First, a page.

The following article by David Strange originally appeared in The Courier-Journal on 16 Mar 2014. It is archived here with additional information for your reading enjoyment.
I guess a measure of a person being really old is when he can talk about something and needs to clarify that he isn't talking about just the old something or other; he means the one before that. The old, OLD one.
That is how I feel now as I tell you about the original Shepherdsville High School building. NOT the old one that was replaced in 1970 with the modern Bullitt Central High School; but the old, OLD one that sat across the parking lot, near the railroad tracks, where a Park'n TARC lot is now.
Let me mention here that the measure of old and new is completely different here in America than, say, in Europe. In America, 100 years is quite a long time. In Europe, well, my brother was once told to meet some friends at a place called "the new well" in Germany. Once there, he learned that the "new" well was actually over 500 years old. The "old" well was a little further down the road.
With that said, let me tell you about the old, old Shepherdsville High School.
That building, built in 1905, was apparently the first public high school in Bullitt County. In fact, an early photo (shown here) calls it the "Bullitt County High School."
Times, and expectations, were so different back then. Let me show you a quote from a 1918 "Bullitt Booster" booklet that was praising the school as being a modern facility. Pay attention now, children, because the heart of this particular story is in the details of that quote.
My, how times have changed. Where does one start in comparing such a school back then to one of the modern schools of today?
Of all the points made, and that could be discussed today, one that caught my attention was that "boarding houses" for high school were needed. But in those days just one century ago, travel was far more restricted than today. We complain about pot holes in our roads today, but a century ago there were hardly roads at all, at least in rural America. County roads were little more than dirt and maybe a little gravel, and travel was often still by horseback and wagon. If you were wealthy enough, you might have a car "for city driving." By 1918, WWI had speeded up advancement in automobiles. But lack of good roads still kept most people in their local communities. That's a major reason why the lower grade, one-room community schools were so needed all around the country.
Going to high school thus presented an even tougher challenge for some students than the studies. Students who lived just five miles or so from school could have a really serious problem getting to school every day. So, especially in winter and times of high water, students who wanted education bad enough might have to stay in town, "boarding" with some family or stranger.
But SHS was advanced for its day. As early as 1914, it was among the first schools to offer both boys and girls basketball teams. I'll have to tell you about those teams another time. By 1918 it had electric lights and new, single desks. But there was no lunch room (kids and teachers brought lunch in a tin or sack), and no indoor plumbing.
The old, old SHS was replaced in 1938 with a new, much bigger building that most of us call the old school, and that one was replaced in turn in 1970 with the current Bullitt Central High School when three county schools were consolidated into one.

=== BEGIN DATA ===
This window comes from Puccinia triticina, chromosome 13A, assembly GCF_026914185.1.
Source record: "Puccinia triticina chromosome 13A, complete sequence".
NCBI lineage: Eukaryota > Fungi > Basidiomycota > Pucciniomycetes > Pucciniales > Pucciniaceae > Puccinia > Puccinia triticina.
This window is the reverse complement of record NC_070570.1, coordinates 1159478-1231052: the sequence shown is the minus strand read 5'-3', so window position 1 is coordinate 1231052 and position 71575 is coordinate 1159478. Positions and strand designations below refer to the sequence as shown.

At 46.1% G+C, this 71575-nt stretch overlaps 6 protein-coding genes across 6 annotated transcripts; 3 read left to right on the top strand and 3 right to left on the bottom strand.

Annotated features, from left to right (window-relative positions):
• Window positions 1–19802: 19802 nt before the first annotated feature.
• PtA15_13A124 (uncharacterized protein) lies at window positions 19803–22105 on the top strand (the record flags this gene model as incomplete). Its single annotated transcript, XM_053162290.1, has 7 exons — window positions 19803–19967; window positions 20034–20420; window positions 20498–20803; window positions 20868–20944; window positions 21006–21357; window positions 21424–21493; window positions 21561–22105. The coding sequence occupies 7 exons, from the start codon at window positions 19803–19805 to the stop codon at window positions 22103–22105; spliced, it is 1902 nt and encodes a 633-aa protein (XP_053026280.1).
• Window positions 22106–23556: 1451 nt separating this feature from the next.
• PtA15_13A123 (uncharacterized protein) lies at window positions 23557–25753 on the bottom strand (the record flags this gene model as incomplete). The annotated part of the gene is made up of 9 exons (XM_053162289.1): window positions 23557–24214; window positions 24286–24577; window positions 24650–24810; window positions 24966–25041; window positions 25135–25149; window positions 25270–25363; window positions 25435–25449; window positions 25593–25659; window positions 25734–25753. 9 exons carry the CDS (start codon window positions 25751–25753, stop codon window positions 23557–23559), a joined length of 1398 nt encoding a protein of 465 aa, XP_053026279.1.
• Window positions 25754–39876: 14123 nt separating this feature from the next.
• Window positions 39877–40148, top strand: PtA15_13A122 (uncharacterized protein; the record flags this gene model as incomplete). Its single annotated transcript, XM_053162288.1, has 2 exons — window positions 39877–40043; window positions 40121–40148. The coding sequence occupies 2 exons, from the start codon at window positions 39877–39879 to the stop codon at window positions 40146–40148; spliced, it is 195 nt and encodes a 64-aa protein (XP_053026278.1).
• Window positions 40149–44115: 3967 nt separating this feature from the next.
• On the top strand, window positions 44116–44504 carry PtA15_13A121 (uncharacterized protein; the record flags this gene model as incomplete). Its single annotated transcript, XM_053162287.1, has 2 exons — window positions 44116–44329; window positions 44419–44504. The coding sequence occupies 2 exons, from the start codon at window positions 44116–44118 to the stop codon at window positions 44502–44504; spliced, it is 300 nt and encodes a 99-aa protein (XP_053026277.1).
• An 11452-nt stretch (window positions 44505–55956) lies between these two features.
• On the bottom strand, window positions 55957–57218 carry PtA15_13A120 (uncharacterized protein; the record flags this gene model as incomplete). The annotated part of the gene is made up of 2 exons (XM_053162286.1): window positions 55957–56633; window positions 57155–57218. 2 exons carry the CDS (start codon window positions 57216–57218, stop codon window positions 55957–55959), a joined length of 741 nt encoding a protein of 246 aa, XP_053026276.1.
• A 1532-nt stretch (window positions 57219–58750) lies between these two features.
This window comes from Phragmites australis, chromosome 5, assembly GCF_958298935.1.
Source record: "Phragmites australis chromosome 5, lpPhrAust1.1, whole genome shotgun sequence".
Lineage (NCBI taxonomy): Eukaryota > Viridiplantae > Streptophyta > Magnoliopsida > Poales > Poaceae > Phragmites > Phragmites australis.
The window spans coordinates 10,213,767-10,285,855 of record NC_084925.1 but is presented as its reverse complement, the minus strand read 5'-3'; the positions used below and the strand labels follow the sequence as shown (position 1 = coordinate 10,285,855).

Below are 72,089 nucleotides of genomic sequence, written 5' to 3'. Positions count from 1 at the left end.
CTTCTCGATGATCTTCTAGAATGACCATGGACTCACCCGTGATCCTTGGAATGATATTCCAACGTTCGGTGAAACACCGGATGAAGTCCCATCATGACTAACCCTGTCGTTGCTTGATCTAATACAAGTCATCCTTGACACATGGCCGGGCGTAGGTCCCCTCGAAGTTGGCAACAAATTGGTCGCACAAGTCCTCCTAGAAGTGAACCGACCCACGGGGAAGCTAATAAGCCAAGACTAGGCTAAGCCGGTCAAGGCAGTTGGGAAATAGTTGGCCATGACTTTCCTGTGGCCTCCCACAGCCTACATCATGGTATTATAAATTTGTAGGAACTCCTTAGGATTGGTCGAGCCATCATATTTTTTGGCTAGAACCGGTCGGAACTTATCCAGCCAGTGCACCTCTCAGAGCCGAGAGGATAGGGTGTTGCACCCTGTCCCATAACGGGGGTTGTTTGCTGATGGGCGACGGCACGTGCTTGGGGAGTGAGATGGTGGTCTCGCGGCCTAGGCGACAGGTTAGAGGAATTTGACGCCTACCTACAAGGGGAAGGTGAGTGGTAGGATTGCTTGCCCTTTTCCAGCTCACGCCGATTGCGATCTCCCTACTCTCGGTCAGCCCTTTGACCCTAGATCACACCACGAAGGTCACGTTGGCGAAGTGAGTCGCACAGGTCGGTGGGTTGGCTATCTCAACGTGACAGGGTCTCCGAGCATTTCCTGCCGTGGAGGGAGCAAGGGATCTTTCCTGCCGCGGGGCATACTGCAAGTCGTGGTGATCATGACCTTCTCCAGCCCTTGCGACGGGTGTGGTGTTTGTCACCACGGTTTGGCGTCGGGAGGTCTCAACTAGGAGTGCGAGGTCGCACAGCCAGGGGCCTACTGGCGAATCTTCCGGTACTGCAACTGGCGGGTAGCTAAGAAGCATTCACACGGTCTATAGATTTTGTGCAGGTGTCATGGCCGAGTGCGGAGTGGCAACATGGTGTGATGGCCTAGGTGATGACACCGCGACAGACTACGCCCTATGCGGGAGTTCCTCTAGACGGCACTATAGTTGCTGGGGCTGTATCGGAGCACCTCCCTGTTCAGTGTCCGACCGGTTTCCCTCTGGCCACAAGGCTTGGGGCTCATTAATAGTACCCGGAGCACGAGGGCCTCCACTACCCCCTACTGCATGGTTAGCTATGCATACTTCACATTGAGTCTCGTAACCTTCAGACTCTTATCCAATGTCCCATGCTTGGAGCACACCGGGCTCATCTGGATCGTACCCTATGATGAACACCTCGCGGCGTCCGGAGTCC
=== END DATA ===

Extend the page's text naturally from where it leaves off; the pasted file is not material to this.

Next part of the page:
The old, old building held on for many more years, used for a while for elementary school classes, among other things, and used at the end of its life for a clothes closet and storage. It was finally torn down in July 1980, used for a fire-fighting practice exercise. Looking back, it's a wonder that it didn't burn down long before, like others had. The old building had oiled-wood floors and a furnace in the stairway, making it both a tinderbox and a fire trap.
Lynn Eddington fondly remembers the sliding-board fire escape in the building. The teacher would sometimes allow the students to end the day by sliding down the sheet metal escape from their second floor classroom window. Something that would never be allowed today. In fact, Lynn remembers cutting herself almost every time on the metal edges, but that it was still a thrill.
My, how times have changed. The Bullitt County public school system can now rightly boast of some of the most technologically advanced and attractive school buildings in the region, with over 13,000 students, and growing positive reputation.
As could the old, old Shepherdsville High School in 1918 with its maybe 70-student population, modern four-room school and gym, plus addition, local boarding houses, moral environment, ...and even electricity.
"Modern," as you might guess, is an ever-evolving concept.
More S.H.S. Pictures
Below is an satellite image insert from Google showing the location of the Old, Old S.H.S. (S) which was demolished in 1980, the nearer Old S.H.S. (H) which was demolished in 1999, and the Memorial Auditorium/Gymnasium (G) which burned in 1966. Also shown are the Bullitt County Courthouse (A), the Judicial Center where the Circuit Clerk's office is located (B), the County Clerk's Office where deeds and marriage records are found (C), and the Ridgway Library which contains an excellent genealogy room (D). You can use the arrows in the upper left corner to move the image, or use the plus and minus signs to zoom in or out. You may also put the cursor on the map and drag the image to where you want it.
Copyright 2014 by David Strange, Shepherdsville KY. All rights are reserved. No part of the content of this page may be included in any format in any place without the written permission of the copyright holder.